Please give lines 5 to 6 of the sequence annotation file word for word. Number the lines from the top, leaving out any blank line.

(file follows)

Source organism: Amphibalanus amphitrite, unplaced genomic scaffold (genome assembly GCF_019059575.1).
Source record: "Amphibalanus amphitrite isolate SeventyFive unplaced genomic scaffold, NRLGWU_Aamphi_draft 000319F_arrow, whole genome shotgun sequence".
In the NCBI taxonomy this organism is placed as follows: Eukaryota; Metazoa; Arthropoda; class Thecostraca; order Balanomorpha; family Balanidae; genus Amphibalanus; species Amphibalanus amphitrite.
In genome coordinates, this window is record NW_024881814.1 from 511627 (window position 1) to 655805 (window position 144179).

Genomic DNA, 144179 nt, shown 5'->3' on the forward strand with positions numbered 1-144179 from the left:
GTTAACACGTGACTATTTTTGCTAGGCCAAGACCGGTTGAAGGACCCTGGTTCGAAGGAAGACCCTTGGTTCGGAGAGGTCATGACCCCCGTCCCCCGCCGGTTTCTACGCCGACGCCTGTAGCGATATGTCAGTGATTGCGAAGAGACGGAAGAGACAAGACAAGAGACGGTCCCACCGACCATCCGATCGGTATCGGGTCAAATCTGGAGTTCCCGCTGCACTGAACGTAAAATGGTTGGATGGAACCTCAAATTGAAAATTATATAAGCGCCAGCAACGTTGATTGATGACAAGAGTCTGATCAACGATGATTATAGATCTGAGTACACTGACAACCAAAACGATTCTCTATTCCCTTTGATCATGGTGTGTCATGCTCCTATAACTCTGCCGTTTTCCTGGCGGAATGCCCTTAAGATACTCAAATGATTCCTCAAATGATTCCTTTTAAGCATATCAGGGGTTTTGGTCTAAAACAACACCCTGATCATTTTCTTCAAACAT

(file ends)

Genomic DNA, 144179 nt, shown 5'->3' on the forward strand with positions numbered 1-144179 from the left:
GTTAACACGTGACTATTTTTGCTAGGCCAAGACCGGTTGAAGGACCCTGGTTCGAAGGAAGACCCTTGGTTCGGAGAGGTCATGACCCCCGTCCCCCGCCGGTTTCTACGCCGACGCCTGTAGCGATATGTCAGTGATTGCGAAGAGACGGAAGAGACAAGACAAGAGACGGTCCCACCGACCATCCGATCGGTATCGGGTCAAATCTGGAGTTCCCGCTGCACTGAACGTAAAATGGTTGGATGGAACCTCAAATTGAAAATTATATAAGCGCCAGCAACGTTGATTGATGACAAGAGTCTGATCAACGATGATTATAGATCTGAGTACACTGACAACCAAAACGATTCTCTATTCCCTTTGATCATGGTGTGTCATGCTCCTATAACTCTGCCGTTTTCCTGGCGGAATGCCCTTAAGATACTCAAATGATTCCTCAAATGATTCCTTTTAAGCATATCAGGGGTTTTGGTCTAAAACAACACCCTGATCATTTTCTTCAAACAT